OLEG MALGINOV ( Russian Federation) said the Council’s creation had been important to ongoing United Nations reform. Its transformation from a functional committee of the Economic and Social Council to a subsidiary body of the General Assembly was important. In reviewing its activities, he called for adopting necessary decisions on clarifying its mandate and agenda.
Among the Council’s most important functions was the Universal Periodic Review, he said, noting that the Russian Federation had backed its creation in the hope it would promote an easing in confrontation on human rights issues. In the future, the Review must fully replace the “seriously discredited” practice of introducing country-specific resolutions. At the same time, he reaffirmed the need to respect intergovernmental agreements, including on the inclusion of various participants.
The special procedures system, unfortunately, had shortcomings that were legitimately criticized, he continued. In the last two years, the system had undergone a critical rethinking, and an important outcome of that was to bring monitoring procedures in line with the Council’s mandate. There were new relations between Governments and civil society, and he hoped the Council’s interaction with human rights non-governmental organizations would be based on dialogue.
His country supported reviewing the activities of Office of the OHCHR, including in planning, implementing programmes at global, regional and local levels. He urged avoiding duplication among all human rights entities, and paying attention to all categories of human rights, norms and standards, in both the near- and long-term. Human rights drew inspiration from various societies, he said, and it was that which united all States. Whether the Council met its expectations depended, in large part, on States’ readiness to listen to each other, and he urged bearing that in mind, to turn council into an effective and efficient body.
PAK TOK HUN (Democratic People’s Republic of Korea), recalling the Council’s creation, in the hope it would address human rights issues of all countries on an equal footing, said it was in that vision that the Universal Periodic Review also had been established. His country, like others, had expected the Review to develop into a meaningful mechanism, doing away with controversial country-specific resolutions.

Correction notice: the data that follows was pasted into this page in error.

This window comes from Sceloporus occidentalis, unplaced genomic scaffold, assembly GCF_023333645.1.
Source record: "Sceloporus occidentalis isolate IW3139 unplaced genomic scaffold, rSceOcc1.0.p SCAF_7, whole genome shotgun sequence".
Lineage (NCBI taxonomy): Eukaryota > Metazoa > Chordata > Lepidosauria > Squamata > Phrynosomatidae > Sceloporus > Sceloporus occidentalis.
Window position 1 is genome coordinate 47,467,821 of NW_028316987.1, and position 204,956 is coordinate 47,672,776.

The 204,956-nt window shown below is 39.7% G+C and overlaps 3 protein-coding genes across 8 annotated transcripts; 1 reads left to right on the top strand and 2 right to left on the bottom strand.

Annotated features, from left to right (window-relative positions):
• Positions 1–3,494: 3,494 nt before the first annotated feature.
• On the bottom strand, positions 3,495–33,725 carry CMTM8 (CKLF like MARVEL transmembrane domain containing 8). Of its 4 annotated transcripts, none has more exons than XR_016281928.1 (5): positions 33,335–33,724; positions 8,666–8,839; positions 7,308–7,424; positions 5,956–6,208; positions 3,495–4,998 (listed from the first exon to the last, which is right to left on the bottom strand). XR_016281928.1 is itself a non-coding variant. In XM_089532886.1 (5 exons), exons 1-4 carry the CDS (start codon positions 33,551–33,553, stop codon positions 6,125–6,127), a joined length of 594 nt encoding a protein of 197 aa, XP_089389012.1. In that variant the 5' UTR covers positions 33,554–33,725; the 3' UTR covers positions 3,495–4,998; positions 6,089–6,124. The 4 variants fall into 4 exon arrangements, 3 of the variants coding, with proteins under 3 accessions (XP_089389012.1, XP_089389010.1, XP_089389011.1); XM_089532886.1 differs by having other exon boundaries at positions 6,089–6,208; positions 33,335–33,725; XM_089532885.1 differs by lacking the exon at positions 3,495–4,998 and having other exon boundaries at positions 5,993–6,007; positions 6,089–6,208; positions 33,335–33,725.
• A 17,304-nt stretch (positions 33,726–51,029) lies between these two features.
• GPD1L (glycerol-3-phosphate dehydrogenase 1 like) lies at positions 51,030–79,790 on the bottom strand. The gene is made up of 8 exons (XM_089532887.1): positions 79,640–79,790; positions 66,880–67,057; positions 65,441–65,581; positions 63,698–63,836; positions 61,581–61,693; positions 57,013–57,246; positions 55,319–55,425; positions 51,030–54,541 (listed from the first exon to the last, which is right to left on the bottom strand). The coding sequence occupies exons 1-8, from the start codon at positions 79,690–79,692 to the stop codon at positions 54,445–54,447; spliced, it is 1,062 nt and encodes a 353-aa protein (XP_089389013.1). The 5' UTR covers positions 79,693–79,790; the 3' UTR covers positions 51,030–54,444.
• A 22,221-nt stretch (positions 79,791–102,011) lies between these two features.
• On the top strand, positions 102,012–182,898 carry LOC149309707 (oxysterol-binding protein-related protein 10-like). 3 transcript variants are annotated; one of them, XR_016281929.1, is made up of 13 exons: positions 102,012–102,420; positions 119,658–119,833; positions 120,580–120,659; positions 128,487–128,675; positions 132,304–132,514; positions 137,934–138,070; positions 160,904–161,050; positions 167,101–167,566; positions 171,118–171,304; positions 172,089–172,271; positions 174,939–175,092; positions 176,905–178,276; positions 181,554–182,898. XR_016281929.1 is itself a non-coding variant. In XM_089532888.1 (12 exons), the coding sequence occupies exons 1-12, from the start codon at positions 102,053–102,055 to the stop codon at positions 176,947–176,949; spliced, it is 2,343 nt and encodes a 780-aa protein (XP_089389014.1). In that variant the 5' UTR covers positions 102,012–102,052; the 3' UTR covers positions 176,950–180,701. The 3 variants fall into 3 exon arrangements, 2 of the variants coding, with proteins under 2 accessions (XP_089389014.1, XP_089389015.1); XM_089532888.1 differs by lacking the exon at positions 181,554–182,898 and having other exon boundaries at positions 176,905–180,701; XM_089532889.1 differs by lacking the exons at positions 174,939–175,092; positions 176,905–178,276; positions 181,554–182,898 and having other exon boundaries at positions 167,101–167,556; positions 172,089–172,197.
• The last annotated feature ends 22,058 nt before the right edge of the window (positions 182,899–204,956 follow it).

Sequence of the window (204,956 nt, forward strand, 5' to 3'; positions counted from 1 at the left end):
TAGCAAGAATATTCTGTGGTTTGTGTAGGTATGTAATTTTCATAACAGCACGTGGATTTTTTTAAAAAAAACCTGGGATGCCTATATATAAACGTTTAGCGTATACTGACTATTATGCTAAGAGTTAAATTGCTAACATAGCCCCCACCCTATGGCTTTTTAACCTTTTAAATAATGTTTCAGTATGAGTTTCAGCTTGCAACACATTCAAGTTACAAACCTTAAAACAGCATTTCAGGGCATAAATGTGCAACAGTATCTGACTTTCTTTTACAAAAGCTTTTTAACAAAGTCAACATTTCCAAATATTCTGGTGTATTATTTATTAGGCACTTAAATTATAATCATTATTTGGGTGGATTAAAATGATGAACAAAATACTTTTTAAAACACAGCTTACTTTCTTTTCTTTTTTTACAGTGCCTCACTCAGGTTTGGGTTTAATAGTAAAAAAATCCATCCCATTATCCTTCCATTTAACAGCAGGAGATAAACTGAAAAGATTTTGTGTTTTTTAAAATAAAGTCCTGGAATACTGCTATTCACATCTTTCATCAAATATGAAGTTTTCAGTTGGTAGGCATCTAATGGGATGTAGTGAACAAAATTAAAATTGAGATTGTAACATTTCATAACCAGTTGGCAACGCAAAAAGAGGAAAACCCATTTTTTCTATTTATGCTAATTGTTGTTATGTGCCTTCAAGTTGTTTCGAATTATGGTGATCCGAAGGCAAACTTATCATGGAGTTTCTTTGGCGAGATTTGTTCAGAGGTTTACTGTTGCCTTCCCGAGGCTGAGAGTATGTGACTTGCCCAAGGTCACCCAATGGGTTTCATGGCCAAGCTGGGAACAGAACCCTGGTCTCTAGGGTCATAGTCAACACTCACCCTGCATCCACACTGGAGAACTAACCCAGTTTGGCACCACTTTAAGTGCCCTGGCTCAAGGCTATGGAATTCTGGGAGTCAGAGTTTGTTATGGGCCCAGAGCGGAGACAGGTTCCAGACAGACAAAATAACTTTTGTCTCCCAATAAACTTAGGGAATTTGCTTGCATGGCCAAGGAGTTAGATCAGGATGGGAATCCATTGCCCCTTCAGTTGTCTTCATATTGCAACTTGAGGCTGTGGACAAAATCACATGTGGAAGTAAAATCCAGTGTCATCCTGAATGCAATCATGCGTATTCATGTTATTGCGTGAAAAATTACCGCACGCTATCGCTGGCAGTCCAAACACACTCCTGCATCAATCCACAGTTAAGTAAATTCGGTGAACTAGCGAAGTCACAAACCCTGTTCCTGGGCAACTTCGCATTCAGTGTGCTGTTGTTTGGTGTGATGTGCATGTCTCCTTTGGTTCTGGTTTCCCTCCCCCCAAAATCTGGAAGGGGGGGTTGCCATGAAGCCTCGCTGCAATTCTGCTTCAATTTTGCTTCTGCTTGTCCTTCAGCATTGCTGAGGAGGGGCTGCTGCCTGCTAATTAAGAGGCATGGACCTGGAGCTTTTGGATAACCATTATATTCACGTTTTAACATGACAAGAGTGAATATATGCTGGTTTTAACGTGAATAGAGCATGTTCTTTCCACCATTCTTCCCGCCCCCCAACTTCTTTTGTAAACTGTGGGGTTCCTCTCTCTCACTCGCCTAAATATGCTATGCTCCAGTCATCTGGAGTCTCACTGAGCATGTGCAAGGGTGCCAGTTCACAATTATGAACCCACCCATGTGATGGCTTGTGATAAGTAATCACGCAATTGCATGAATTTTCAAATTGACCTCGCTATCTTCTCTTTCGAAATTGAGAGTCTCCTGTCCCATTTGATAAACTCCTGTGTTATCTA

However, the Council had failed to meet the expectations of a vast majority of States by repeating the same mistakes of selectivity and double standards that had paralysed the work of the former Commission on Human Rights, he said. A growing number of countries were opposed to the politically motivated resolutions that had nothing to do with promoting human rights, but incited distrust. His country had always opposed such resolutions.
Regrettably, the Council had adopted a “stereotyped resolution” on his country at its seventh session, in defiance of repeated calls for discontinuing such measures. He “resolutely” rejected resolution 7/15 as contradictory to the Council’s mission; its adoption was the most vivid manifestation of politicization, selectivity and double standards. That resolution had almost paralysed the Review, as it called for retaining the post of Special Rapporteur for an individual country, a “leftover of the defunct Human Rights Commission”.
While the Democratic People’s Republic of Korea respected global human rights bodies, it could not accept any discriminatory treatment. The resolution would only foil cooperation between his country and the Council, and aggravate their mistrust. The Council’s future would depend on how it met States’ expectations for non-politicization. For its part, his country would continue to “firmly guarantee” its citizens’ freedom and rights, both legally and in practice.
GIANCARLO SOLER TORRIJOS ( Panama) said it was important to continue reviewing the operation of the Council in the Assembly. Member States needed to monitor respect for human rights without any prejudices. The Council was the multilateral venue where human rights were examined, including flagrant violations of fundamental rights. Panama urged that dialogue needed to take the place of violations, he said.
He said it was indispensable for the Council to avoid politicization and avoid any interests foreign to human rights that had hurt its predecessor institution. Impartiality, objectivity and universality should be its guiding principles, he said.
Panama was worried by any efforts to weaken the Council’s procedures. He encouraged it to use its mechanisms. Despite the criticism of the Universal Periodic Review, he said it included the novel practice of involving public institutions and civil society. He hoped the Council would continue to be strengthened in the near future. It was the responsibility of Member States to do so, and their cooperation was important to letting this young organ mature.